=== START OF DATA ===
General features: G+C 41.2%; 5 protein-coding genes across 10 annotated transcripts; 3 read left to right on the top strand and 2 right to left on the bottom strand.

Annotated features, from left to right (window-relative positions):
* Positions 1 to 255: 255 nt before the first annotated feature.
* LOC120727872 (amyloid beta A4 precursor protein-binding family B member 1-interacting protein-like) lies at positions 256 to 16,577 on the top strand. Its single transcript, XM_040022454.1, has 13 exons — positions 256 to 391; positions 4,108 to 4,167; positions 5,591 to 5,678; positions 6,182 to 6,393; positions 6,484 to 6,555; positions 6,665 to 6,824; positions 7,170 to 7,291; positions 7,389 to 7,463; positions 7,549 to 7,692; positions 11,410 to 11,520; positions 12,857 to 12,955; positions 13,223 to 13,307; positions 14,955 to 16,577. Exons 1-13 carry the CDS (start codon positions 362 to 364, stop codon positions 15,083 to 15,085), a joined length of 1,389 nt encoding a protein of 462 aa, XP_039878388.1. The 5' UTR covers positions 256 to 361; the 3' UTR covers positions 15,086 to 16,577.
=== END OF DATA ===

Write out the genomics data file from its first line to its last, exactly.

General features: G+C 41.2%; 5 protein-coding genes across 10 annotated transcripts; 3 read left to right on the top strand and 2 right to left on the bottom strand.

Annotated features, from left to right (window-relative positions):
* Positions 1 to 255: 255 nt before the first annotated feature.
* LOC120727872 (amyloid beta A4 precursor protein-binding family B member 1-interacting protein-like) lies at positions 256 to 16,577 on the top strand. Its single transcript, XM_040022454.1, has 13 exons — positions 256 to 391; positions 4,108 to 4,167; positions 5,591 to 5,678; positions 6,182 to 6,393; positions 6,484 to 6,555; positions 6,665 to 6,824; positions 7,170 to 7,291; positions 7,389 to 7,463; positions 7,549 to 7,692; positions 11,410 to 11,520; positions 12,857 to 12,955; positions 13,223 to 13,307; positions 14,955 to 16,577. Exons 1-13 carry the CDS (start codon positions 362 to 364, stop codon positions 15,083 to 15,085), a joined length of 1,389 nt encoding a protein of 462 aa, XP_039878388.1. The 5' UTR covers positions 256 to 361; the 3' UTR covers positions 15,086 to 16,577.